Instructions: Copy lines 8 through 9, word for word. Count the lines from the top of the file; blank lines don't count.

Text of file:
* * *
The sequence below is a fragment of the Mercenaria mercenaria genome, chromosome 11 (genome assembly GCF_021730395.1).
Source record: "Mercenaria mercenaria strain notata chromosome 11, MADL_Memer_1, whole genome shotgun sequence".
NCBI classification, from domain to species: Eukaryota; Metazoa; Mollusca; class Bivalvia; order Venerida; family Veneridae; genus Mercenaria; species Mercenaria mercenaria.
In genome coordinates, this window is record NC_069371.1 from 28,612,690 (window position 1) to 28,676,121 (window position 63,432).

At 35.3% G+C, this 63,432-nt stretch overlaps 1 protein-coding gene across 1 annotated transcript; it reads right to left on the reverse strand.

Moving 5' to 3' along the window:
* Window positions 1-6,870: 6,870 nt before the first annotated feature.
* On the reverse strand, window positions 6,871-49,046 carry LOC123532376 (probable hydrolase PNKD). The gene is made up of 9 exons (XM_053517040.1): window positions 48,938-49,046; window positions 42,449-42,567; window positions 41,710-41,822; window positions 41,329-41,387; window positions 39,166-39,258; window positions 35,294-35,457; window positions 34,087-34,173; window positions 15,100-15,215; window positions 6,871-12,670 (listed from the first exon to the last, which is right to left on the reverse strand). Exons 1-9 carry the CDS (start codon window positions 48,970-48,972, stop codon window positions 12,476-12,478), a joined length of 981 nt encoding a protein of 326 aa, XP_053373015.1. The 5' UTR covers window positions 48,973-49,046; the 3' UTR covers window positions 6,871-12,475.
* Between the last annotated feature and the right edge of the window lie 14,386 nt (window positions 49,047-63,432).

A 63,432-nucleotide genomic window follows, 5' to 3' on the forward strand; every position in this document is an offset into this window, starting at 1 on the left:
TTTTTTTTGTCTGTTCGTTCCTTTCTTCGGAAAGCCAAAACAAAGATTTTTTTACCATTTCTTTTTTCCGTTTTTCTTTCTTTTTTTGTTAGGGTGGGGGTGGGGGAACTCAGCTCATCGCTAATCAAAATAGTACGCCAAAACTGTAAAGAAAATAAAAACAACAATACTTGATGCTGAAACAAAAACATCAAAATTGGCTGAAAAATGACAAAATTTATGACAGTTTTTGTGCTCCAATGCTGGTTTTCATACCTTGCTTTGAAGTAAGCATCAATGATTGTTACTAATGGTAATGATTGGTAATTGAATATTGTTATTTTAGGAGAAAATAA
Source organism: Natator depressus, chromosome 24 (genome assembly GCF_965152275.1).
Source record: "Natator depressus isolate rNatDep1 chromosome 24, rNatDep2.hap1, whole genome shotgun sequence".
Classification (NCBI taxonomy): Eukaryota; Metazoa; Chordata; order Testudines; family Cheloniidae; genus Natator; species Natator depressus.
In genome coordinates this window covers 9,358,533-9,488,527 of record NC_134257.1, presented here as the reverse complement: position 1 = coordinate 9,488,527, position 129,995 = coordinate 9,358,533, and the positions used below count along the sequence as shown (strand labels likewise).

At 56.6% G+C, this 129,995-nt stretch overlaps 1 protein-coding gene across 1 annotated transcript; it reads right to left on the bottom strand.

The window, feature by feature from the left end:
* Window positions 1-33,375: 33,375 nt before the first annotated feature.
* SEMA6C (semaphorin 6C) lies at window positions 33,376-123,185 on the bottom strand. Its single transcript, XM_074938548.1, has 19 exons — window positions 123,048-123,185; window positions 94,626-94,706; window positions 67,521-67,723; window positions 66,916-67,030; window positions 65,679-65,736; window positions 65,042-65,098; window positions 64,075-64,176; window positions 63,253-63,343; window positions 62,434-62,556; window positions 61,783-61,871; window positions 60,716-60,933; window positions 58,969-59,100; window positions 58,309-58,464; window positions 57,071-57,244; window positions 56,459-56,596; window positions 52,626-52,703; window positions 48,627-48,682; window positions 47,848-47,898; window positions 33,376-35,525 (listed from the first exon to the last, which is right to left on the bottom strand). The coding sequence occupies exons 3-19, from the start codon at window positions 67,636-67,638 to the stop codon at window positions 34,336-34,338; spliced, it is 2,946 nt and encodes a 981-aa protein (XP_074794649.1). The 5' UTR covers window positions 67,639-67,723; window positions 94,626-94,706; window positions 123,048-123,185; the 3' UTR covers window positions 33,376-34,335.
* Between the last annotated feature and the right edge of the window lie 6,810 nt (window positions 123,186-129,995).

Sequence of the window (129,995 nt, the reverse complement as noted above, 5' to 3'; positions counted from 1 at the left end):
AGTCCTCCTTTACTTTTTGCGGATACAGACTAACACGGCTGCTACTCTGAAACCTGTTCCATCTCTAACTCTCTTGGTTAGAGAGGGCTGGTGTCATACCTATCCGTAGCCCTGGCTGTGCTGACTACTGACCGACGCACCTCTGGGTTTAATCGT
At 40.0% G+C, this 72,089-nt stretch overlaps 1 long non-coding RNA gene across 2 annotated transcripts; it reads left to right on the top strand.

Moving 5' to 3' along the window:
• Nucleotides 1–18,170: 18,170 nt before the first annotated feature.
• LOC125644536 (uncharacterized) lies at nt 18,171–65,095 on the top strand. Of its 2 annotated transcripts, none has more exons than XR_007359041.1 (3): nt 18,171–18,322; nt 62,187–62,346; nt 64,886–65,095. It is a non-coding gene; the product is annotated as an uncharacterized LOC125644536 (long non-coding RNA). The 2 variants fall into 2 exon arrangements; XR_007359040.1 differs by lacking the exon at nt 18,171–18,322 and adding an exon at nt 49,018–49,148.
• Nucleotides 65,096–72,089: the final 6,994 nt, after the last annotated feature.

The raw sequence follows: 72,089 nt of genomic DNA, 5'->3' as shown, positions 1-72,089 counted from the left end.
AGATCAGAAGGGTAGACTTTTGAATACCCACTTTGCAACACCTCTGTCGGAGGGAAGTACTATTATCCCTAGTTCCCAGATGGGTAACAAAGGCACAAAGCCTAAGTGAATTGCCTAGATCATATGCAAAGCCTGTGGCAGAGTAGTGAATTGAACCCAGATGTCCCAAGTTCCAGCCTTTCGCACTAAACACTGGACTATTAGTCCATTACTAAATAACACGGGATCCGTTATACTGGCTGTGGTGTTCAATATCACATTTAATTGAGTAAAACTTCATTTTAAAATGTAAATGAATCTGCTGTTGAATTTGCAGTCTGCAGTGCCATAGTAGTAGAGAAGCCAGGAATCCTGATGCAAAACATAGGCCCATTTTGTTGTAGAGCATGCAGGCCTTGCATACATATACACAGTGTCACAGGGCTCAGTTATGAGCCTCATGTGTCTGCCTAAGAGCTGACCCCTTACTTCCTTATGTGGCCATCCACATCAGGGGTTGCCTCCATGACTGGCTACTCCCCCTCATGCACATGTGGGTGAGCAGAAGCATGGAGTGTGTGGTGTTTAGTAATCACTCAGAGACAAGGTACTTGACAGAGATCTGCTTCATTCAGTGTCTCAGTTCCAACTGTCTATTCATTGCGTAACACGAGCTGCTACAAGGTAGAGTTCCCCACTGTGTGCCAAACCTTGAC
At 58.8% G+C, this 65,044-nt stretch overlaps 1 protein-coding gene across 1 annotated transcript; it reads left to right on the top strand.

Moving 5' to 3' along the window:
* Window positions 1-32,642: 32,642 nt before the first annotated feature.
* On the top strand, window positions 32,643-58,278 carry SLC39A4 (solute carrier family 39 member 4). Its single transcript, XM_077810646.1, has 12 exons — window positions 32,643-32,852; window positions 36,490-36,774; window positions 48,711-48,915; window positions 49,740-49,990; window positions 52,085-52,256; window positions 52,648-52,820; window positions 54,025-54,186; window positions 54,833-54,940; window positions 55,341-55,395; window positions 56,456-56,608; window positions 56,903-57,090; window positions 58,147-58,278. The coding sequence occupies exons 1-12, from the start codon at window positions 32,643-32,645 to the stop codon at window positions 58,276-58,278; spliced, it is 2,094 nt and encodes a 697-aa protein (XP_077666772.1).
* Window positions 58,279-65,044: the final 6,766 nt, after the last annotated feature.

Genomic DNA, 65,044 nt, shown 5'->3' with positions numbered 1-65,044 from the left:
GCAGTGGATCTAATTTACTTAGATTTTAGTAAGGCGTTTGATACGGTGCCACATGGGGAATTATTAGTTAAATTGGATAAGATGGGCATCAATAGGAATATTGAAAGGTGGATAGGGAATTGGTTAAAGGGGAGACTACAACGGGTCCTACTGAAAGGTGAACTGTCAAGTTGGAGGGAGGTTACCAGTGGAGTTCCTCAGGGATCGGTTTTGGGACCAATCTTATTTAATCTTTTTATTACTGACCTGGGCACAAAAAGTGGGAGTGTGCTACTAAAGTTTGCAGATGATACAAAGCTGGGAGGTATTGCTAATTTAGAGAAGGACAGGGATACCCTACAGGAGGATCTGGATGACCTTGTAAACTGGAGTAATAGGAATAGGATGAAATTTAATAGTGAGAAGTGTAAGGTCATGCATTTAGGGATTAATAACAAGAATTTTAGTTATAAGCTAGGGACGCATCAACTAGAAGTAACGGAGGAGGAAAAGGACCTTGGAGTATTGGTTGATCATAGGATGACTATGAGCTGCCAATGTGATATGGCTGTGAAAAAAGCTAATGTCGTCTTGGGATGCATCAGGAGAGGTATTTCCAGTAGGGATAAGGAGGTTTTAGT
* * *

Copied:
* On the reverse strand, window positions 6,871-49,046 carry LOC123532376 (probable hydrolase PNKD). The gene is made up of 9 exons (XM_053517040.1): window positions 48,938-49,046; window positions 42,449-42,567; window positions 41,710-41,822; window positions 41,329-41,387; window positions 39,166-39,258; window positions 35,294-35,457; window positions 34,087-34,173; window positions 15,100-15,215; window positions 6,871-12,670 (listed from the first exon to the last, which is right to left on the reverse strand). Exons 1-9 carry the CDS (start codon window positions 48,970-48,972, stop codon window positions 12,476-12,478), a joined length of 981 nt encoding a protein of 326 aa, XP_053373015.1. The 5' UTR covers window positions 48,973-49,046; the 3' UTR covers window positions 6,871-12,475.
* Between the last annotated feature and the right edge of the window lie 14,386 nt (window positions 49,047-63,432).